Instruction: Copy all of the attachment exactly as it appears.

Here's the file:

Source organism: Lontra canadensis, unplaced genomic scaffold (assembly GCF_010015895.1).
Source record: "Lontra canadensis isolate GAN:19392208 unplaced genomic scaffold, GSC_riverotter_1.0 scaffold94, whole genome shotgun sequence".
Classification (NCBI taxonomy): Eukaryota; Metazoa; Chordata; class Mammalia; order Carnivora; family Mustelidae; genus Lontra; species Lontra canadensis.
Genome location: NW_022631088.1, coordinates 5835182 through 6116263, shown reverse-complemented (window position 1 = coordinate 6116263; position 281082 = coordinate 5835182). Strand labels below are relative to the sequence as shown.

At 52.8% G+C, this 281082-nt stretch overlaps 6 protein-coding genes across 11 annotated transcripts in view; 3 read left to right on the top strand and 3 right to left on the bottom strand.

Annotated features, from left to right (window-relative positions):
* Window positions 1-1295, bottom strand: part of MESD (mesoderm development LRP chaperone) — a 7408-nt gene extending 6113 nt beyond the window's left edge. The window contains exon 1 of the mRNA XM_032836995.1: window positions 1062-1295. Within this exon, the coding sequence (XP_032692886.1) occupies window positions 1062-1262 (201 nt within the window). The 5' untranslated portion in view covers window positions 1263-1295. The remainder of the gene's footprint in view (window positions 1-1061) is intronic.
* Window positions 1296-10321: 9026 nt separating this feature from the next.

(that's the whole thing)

Source organism: Lontra canadensis, unplaced genomic scaffold (assembly GCF_010015895.1).
Source record: "Lontra canadensis isolate GAN:19392208 unplaced genomic scaffold, GSC_riverotter_1.0 scaffold94, whole genome shotgun sequence".
Classification (NCBI taxonomy): Eukaryota; Metazoa; Chordata; class Mammalia; order Carnivora; family Mustelidae; genus Lontra; species Lontra canadensis.
Genome location: NW_022631088.1, coordinates 5835182 through 6116263, shown reverse-complemented (window position 1 = coordinate 6116263; position 281082 = coordinate 5835182). Strand labels below are relative to the sequence as shown.

At 52.8% G+C, this 281082-nt stretch overlaps 6 protein-coding genes across 11 annotated transcripts in view; 3 read left to right on the top strand and 3 right to left on the bottom strand.

Annotated features, from left to right (window-relative positions):
* Window positions 1-1295, bottom strand: part of MESD (mesoderm development LRP chaperone) — a 7408-nt gene extending 6113 nt beyond the window's left edge. The window contains exon 1 of the mRNA XM_032836995.1: window positions 1062-1295. Within this exon, the coding sequence (XP_032692886.1) occupies window positions 1062-1262 (201 nt within the window). The 5' untranslated portion in view covers window positions 1263-1295. The remainder of the gene's footprint in view (window positions 1-1061) is intronic.
* Window positions 1296-10321: 9026 nt separating this feature from the next.